In 1968–69, American Indian & Indigenous students on campus met with then-Chancellor Young to consider what the University could do to better serve the American Indian & Indigenous community. A task force was established to examine existing American Indian & Indigenous programs throughout the nation. Following a year of fact-finding, a series of recommendations was submitted, including the establishment of a faculty advisory committee that served as a search and screen committee for the hiring of a program coordinator.
In 1972, the Native American Studies Program was established on the University of Wisconsin-Madison campus. The primary purpose of the program was to coordinate the development of Native American Studies courses and recruitment of American Indian & Indigenous faculty. The program also served as the primary link between American Indian & Indigenous students and other university departments and administration.
John Niemisto, a newly graduated law student, was hired as the first Native American Studies Program coordinator in 1973. In 1975, Truman Lowe was hired to succeed Mr. Niemisto. Due to a limited pool of qualified Native American scholars and program budget, program goals and objectives were shifted in 1976. The major change was the shift of efforts in recruitment to the development of programs that bring more attention to and a greater awareness of American Indian & Indigenous culture and related contemporary issues to the campus community. It was also in 1976 the Program office was moved from the UW-Madison Law School to the School of Education in the Educational Sciences Building.
Ada Deer, the American Indian & Indigenous Studies Program Director until 2007, was hired in 1977 as a half-time lecturer with responsibilities for curriculum development and faculty recruitment. She had been employed at the School of Social Work since 1975.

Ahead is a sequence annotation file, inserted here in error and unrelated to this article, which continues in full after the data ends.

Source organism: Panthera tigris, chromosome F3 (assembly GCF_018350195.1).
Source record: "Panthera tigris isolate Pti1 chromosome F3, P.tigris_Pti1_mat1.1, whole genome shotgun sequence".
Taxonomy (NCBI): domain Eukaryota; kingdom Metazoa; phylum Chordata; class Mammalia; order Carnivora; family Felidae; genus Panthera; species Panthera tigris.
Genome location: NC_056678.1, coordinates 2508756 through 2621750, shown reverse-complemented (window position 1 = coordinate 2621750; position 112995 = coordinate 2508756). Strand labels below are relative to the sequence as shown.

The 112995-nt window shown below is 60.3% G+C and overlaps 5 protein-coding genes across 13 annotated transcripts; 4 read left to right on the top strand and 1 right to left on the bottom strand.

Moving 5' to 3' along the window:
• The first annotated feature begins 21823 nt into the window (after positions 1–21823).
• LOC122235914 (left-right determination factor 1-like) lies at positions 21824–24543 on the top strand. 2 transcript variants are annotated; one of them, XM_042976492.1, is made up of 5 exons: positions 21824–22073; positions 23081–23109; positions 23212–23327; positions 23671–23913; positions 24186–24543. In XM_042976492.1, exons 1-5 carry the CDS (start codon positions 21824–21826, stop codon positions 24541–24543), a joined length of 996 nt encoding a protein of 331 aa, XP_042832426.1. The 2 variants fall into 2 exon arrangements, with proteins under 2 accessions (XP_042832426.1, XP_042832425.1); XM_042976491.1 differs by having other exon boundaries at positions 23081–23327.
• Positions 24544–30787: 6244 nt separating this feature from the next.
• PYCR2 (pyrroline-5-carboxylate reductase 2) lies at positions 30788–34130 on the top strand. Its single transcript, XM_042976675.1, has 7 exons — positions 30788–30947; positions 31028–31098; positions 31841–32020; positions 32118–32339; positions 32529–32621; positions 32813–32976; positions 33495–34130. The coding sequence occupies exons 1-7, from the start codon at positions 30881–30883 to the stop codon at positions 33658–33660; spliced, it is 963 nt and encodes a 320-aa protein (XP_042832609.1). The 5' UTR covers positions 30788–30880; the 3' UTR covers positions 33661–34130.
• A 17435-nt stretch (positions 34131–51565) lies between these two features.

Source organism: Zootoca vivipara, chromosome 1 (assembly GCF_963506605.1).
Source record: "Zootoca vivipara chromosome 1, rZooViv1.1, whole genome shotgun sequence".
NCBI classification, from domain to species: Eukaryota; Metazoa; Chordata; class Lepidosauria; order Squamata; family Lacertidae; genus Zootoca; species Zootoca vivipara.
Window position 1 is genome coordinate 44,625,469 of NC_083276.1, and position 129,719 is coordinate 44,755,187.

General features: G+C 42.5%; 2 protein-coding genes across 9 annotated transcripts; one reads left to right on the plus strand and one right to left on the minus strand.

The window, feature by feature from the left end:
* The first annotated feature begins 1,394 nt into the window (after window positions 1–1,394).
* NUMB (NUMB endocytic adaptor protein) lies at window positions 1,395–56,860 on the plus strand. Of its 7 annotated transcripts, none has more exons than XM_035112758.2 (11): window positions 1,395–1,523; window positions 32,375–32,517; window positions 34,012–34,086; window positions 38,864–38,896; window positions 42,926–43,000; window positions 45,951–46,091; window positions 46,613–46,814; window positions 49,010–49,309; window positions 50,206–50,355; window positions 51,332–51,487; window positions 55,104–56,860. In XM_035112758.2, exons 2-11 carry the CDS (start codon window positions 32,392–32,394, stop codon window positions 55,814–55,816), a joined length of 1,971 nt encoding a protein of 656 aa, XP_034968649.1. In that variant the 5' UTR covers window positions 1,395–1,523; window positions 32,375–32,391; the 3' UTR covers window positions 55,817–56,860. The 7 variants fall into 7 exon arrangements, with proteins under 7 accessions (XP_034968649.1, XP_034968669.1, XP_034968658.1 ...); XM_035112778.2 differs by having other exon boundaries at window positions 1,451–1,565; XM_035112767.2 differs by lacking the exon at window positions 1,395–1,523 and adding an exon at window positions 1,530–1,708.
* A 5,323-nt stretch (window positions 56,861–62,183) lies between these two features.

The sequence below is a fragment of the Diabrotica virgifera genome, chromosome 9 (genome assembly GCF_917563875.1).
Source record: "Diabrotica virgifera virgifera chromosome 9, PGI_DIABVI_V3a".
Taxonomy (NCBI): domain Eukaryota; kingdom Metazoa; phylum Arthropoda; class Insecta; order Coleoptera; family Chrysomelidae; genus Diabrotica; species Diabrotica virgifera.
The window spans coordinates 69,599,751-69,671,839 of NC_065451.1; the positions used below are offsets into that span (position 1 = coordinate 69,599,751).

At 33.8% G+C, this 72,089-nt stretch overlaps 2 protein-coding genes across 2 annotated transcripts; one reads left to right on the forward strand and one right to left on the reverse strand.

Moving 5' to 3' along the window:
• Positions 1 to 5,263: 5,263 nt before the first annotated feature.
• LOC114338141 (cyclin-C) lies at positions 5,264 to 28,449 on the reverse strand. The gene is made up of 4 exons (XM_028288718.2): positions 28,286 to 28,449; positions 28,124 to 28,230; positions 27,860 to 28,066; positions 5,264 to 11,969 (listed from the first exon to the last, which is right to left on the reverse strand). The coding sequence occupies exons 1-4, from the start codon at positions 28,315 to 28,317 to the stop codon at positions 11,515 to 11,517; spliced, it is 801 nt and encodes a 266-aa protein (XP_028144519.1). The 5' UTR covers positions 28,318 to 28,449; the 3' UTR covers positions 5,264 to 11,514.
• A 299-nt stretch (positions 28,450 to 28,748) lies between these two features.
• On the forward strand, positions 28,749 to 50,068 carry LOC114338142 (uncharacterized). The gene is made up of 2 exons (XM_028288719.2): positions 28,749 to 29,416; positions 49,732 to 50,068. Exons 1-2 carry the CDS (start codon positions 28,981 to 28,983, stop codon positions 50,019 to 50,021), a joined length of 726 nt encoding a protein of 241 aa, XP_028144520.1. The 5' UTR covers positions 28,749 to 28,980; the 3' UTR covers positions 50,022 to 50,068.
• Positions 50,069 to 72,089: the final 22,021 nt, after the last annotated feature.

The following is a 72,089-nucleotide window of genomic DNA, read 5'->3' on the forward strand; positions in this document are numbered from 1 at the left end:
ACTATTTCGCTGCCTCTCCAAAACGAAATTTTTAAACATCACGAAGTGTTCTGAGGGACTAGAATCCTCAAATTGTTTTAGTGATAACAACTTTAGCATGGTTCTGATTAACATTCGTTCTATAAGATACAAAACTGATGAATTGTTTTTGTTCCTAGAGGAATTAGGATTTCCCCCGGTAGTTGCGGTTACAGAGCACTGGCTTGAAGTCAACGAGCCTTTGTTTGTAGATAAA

During the 1987–88 school year, the name of the Native American Studies Program was changed to the American Indian & Indigenous Studies Program. Also during 1988, the American Indian & Indigenous Studies Program was elevated in status and was permanently transferred from the School of Education to the College of Letters and Sciences. With this also came a physical move to Ingraham Hall, where the Program office currently resides.
In 1995, the American Indian & Indigenous Studies Program proposed to establish a Certificate in American Indian & Indigenous Studies. The decision to submit the proposal was approved by a unanimous vote of the faculty affiliated with the program. The certificate was first offered in 1997. The program’s name was officially changed to American Indian & Indigenous Studies in the Spring of 2023. The faculty has expanded in recent decades to include associate and full-time members in the departments of Anthropology, English, Art History, Linguistics, Law, Life Sciences Communication, Art, and Journalism and Mass Communication.
The American Indian & Indigenous Studies Program functions in tandem with the greater University community to provide academic, cultural, research, and organizational support for students, staff, and faculty who are interested in American Indian & Indigenous studies.